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  4. I'm not a big corrector (or if I do do it I'm probably blissfully unaware!). My socially awkward cues are...I guess sometimes I can be unknowingly blunt, which is amplified in the U.K., where no one says what they are actually thinking lol! In the States if I had a foot in mouth or sometimes more likely really embarassing space cadet knowledge gap (this is a thing too I think with INFP) my friends would mostly laugh and consider it cute/one of my quirks. I don't know, I definitely feel like my slightly "otherness" being an INFP is more problematic in British society sometimes, oddly, because in theory it should be an introvert's paradise. But if you step out of formation here you stand out fast, and that freaks some people out. I have had some great friends who were outspoken fixer/corrector types, it's an undervalued quality to want to help and not be shy about giving helpful advice I think!

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    1. My INFP son is quite a bit the way you describe yourself. He might be blunt but it's not as much on purpose as my bluntness is, I think. And he has that space cadet knowledge gap thing. He's possibly a bit ADD but there is that place where INFP and ADD meet. LOL. I think the UK is only for the ISFJ introvert types, which is supposedly the most abundant type. I generally feel I am hiding many things about myself that are 'out of formation'. People don't want advice most of the time and I try not to give unsolicited advice, or even to correct people but the desire to do so is very strong so I indulge online with strangers. LOL. It's a slow day if I've only pointed out to two people online that they are not being logical. In offline life I am likely to just get frustrated with muddled situations and step in and fix it even for strangers. A customer asks a store clerk for the whereabouts of something and the clerk doesn't know but is bumbling about trying to help but I know, well I will step in. Online, if someone says something really idiotic, it's all I can do not to point this out to them because in my mind it's a direct threat to the best functioning of the world. Generally this heroism of mine is not appreciated. ;-)

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    2. Oh I have been known to play unasked for shop assistant many times as well! The space cadet thing is weird, I think it can be a lack of concentration, or we INFPs only absorb what is useful to us or soemthing. Because I can remember plenty of obscure inanities, small details about things that most people seem to forget. That is interesting, I will look up ISFJ for the heck of it! There's a certain "you must always be pragmatic above all else" quality here that is basically the antithesis of my being that I particularly struggle with sometimes! :-0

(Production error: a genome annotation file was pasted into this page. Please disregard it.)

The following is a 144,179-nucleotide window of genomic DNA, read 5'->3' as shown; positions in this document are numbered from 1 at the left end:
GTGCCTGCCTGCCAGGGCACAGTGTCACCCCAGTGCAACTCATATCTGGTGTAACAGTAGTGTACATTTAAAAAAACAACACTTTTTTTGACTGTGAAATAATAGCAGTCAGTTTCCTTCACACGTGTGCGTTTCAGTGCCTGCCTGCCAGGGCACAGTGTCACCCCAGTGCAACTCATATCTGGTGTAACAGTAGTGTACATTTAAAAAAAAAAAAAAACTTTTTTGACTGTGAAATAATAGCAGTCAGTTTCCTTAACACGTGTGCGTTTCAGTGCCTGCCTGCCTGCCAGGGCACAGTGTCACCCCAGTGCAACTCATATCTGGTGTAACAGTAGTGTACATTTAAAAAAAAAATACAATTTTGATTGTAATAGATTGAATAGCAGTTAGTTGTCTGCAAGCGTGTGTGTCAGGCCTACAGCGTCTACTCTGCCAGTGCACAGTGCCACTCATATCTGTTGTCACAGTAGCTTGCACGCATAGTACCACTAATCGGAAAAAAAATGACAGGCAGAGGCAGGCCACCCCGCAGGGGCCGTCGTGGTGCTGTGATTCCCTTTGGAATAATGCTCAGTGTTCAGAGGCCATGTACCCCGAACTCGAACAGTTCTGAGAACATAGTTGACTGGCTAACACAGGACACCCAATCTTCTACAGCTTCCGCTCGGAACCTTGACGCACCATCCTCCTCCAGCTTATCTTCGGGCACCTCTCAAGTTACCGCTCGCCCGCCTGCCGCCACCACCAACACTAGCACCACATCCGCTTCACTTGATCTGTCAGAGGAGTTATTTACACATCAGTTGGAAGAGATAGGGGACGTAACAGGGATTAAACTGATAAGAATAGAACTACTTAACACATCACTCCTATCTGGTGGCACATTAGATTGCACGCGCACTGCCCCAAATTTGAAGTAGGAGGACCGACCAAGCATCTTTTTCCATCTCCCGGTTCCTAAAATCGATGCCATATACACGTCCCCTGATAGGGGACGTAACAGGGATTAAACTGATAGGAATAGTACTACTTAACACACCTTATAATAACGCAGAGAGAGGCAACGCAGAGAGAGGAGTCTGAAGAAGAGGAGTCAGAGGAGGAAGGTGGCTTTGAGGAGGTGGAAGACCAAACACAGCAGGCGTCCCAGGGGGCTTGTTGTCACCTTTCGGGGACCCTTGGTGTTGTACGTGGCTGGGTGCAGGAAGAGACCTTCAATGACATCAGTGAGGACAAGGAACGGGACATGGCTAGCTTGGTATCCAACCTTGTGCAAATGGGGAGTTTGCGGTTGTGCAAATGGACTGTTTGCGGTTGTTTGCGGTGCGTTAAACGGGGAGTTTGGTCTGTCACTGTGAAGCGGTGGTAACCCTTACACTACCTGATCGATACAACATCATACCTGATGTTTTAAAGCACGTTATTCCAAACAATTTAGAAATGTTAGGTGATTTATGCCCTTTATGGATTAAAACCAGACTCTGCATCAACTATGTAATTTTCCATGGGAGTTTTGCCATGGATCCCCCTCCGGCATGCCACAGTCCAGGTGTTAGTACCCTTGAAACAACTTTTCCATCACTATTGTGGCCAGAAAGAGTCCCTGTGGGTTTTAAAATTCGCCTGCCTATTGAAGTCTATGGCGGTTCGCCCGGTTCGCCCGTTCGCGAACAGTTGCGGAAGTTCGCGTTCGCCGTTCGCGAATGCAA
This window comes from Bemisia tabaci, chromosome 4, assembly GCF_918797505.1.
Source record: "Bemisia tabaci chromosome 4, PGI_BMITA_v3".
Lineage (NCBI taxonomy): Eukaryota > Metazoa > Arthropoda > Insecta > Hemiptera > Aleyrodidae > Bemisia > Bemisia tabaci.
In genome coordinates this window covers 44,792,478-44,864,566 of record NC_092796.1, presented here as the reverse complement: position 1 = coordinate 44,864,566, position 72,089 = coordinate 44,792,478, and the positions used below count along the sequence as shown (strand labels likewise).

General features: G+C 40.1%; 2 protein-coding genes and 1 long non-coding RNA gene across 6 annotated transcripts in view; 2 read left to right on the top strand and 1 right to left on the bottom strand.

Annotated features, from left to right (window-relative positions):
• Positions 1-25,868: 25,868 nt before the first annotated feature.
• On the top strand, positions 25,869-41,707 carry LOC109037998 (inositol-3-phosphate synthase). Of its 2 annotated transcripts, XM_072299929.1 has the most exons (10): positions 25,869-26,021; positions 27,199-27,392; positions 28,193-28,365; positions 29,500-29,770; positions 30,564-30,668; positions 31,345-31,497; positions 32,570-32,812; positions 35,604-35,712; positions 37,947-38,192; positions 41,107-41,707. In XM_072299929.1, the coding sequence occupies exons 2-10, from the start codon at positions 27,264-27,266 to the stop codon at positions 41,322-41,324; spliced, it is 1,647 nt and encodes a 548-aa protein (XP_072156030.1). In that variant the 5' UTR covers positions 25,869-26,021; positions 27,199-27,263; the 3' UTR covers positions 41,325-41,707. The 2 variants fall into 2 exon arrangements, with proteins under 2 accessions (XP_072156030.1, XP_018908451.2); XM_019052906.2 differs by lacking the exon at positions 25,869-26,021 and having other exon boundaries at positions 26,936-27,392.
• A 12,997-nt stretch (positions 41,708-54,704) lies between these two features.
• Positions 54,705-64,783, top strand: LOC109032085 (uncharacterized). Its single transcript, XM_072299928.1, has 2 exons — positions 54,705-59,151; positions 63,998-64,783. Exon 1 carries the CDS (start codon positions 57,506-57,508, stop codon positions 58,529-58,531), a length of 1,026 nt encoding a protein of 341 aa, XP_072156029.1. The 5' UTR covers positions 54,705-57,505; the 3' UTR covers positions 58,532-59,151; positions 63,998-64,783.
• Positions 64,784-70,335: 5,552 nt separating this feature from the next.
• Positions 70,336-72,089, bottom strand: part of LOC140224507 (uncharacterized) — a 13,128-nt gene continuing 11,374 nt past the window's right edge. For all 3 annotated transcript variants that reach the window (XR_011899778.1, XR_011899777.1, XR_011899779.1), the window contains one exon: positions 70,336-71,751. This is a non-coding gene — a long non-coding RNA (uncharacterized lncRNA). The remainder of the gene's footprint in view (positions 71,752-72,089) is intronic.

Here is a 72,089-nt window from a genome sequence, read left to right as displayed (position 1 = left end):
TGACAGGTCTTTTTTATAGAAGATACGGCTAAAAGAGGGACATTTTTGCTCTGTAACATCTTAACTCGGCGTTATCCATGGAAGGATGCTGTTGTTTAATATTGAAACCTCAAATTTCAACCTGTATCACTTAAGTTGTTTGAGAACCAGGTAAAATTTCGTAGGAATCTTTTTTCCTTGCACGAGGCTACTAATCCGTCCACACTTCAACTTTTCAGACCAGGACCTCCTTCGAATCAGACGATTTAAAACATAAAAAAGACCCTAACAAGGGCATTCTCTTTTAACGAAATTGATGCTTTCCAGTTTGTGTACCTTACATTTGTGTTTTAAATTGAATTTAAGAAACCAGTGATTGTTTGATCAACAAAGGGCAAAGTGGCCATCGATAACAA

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  5. This was so interesting... and especially the 'out of formation' in one of your responses, which fits so well with what many in our immediate Family are, including myself. Since we tend to be naturally 'out of formation' there is always that inner turmoil to try to get into at least a little bit of formation with everyone else so that you can co-exist without all the Drama. *Smiles* That said, I've had the distinct Joy of connecting to many others 'out of formation' too, and discovering that we actually constitute a considerable 'Tribe' and I like the 'Tribe' I identify as belonging to. Besides, at this advanced Season of Life I've come to the Peace of just marching 'out of formation' with a greater comfort level and not caring so much that as the Band plays on, I'm marching, as always, to the beat of my own Drummer with contentment and little restraint anymore. So glad I discovered your Blog thru another I follow... Blessings from the Arizona Desert... Dawn... The Bohemian

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    1. Thanks for taking the time to comment, Dawn. I agree and so many women say that getting older helps a great deal with self acceptance and self understanding. It's logical, as time would likely do this. Finding your tribe or being part of a whole family out of formation probably helps with confidence earlier in life. I have certainly not suffered lack of love but perhaps a bit of love you despite your oddities LOL or love you but could you change? I am sure some of us are essentially more comfortable marching out of formation anyhow and accustomed to it. I am fairly certain that a large number of people and amusingly perhaps the majority of people identify with feeling unusual or out of formation even if the rest of us think they are ultra conformists. This intrigues me. Be well, safe and happy in the Arizona Desert, Dawn.